Harumafuji captures title in Nagoya


The first showdown in 29 years between undefeated wrestlers on the final day of a major sumo tournament wasn’t even close.

Ozeki Harumafuji was leagues above rival Hakuho on Sunday, winning the Nagoya Grand Sumo Tournament and his third career Emperor’s Cup, while denying the yokozuna his 23rd career title.

The Mongolian ozeki, whose last win came here last year, won with a perfect 15-0 record in a tournament for the first time. Hakuho had been the last to achieve the same feat as an ozeki at the 2007 summer basho.

“I believed in myself and put my heart and soul into it until the last fight,” said the 28-year-old Harumafuji, who will be aiming for a shot at sumo’s highest rank of yokozuna at the autumn meet in September.

Harumafuji, who had previously held an 11-22 record in meetings with Hakuho, got a quick jump at the tachiai as he gave the yokozuna a smack to the face before digging his left hand over for a strong grip on the top of Hakuho’s mawashi.

Hakuho, who was seeking his first title in two meets, tried to change grips, but Harumafuji used his opponent’s momentum to twist him around and over the straw bales with his firm left-handed grip driving him all the way out at Aichi Prefectural Gymnasium.

“After winning last year, I struggled a lot with injuries and I wasn’t able to respond to the fans’ expectations. I promise to train hard and give my all, so I can continue to encourage sumo fans,” Harumafuji said.

Hakuho, whose lack of power to produce a counterattack was glaringly obvious, failed in his bid for a record ninth undefeated championship title. He was heckled by the crowd on the 14th day when he used a “henka” sidestep maneuver to beat ozeki Kisenosato.

“The end result is that I did poorly at this tournament, too. I felt confident because I got my right inside. I wanted to break his balance and go for a throw,” said Hakuho, who failed to win titles at two consecutive meets for the first time since becoming the lone yokozuna at the 2010 spring basho.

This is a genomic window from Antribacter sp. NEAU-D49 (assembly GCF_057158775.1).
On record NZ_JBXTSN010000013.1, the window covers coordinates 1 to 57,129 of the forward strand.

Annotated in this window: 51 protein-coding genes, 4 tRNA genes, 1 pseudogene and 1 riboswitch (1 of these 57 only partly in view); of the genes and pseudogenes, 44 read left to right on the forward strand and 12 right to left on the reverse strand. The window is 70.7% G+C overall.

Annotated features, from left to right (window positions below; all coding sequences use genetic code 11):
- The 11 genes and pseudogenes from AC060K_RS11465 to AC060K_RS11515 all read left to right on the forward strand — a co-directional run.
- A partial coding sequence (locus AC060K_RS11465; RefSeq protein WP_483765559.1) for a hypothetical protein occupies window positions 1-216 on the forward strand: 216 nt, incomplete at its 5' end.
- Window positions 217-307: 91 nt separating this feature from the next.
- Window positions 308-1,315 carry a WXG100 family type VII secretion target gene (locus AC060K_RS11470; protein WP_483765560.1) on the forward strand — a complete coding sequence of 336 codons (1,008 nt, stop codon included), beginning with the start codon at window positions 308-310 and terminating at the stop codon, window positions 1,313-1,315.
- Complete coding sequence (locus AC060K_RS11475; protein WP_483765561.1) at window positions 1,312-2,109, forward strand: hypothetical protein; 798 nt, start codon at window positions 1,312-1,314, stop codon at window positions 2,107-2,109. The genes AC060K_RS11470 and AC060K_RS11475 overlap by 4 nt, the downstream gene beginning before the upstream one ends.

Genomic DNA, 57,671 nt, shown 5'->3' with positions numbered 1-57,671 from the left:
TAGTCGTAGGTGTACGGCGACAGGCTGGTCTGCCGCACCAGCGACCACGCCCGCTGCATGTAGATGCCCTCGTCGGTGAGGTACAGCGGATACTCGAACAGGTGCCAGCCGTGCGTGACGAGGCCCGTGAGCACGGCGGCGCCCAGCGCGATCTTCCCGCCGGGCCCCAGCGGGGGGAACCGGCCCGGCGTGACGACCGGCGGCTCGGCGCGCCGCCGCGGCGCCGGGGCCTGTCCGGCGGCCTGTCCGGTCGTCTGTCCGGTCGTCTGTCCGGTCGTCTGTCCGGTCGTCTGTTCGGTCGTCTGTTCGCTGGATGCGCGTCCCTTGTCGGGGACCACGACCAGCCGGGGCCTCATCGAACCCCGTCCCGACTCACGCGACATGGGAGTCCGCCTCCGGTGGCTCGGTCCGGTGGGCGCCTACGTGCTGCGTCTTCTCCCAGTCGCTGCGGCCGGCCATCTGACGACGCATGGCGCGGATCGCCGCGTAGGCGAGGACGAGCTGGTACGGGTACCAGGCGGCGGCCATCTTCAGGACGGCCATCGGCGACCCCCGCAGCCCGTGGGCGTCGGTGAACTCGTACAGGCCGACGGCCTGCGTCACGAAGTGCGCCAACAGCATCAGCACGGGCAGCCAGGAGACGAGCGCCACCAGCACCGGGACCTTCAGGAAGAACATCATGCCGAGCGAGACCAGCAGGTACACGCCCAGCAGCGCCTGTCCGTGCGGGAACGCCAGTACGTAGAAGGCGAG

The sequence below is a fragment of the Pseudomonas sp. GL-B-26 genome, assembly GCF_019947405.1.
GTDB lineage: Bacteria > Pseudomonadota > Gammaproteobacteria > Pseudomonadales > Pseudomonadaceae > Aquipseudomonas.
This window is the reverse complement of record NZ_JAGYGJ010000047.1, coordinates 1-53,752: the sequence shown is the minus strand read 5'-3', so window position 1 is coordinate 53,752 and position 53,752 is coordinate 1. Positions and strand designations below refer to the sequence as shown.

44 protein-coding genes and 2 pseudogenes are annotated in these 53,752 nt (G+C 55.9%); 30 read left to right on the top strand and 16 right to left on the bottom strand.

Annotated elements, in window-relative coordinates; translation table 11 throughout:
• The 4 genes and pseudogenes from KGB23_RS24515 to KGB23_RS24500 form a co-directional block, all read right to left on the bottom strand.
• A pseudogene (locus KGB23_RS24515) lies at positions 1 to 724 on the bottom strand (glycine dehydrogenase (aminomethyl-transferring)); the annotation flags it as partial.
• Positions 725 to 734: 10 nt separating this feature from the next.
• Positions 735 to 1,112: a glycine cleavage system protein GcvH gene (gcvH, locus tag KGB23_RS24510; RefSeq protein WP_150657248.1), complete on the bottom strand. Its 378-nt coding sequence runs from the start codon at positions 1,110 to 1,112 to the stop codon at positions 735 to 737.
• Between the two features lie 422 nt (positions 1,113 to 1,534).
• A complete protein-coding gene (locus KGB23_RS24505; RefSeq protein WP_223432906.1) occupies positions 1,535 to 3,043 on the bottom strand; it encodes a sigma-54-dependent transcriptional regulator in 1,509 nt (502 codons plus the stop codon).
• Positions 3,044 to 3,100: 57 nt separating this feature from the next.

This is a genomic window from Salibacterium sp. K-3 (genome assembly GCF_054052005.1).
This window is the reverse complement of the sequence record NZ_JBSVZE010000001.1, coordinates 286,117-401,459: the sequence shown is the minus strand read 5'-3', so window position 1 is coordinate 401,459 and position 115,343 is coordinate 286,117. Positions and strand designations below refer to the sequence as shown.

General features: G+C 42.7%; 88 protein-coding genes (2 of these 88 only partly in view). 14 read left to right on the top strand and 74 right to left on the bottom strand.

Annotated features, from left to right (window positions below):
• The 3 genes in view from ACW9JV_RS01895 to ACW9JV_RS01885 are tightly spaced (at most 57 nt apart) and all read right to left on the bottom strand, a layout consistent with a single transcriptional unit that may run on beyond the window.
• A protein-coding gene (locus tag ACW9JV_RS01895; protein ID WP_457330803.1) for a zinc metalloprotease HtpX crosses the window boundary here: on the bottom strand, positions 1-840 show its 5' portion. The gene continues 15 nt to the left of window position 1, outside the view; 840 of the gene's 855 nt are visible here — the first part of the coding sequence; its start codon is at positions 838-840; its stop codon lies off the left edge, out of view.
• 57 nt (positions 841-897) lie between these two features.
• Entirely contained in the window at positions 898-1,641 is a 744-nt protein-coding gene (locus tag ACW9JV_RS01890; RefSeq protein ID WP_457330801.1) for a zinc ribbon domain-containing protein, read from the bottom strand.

“After missing out on two straight titles, I know that I am lacking something. I have to go back to the starting point and remember my fundamentals.”

There have only been four previous times since the establishment of the 15-day system in 1958 that undefeated wrestlers have faced off to decide the championship title on the final day, and it was the first time between an ozeki and yokozuna.

The last time was when Takanosato beat Chiyonofuji in a yokozuna matchup at the 1983 autumn basho.

In other key bouts, Kakuryu dumped rival ozeki Kotoshogiku (10-5) with a powerful underarm throw after getting his left hand in for an outer grip, ending his campaign on 9-6.

Kotooshu manhandled rival ozeki Kisenosato (10-5) in a lopsided bout to pick up his ninth win. Estonian ozeki Baruto (9-6) sent Russian Aran (9-6) packing with a series of hefty shoves.

Rank-and-filers Kaisei and Masunoyama earned the Fighting Spirit Prize as both finished on 11-4, the third best finish in the elite makuuchi class after Hakuho’s 14-1 mark. Myogiryu picked up the Technique Prize, winning on the final day to notch an eighth win.

Kyokutenho, winner of the summer basho in May, salvaged a semblance of pride with his second straight win in a takeout of Hochiyama (1-14) after a nightmare 0-13 start.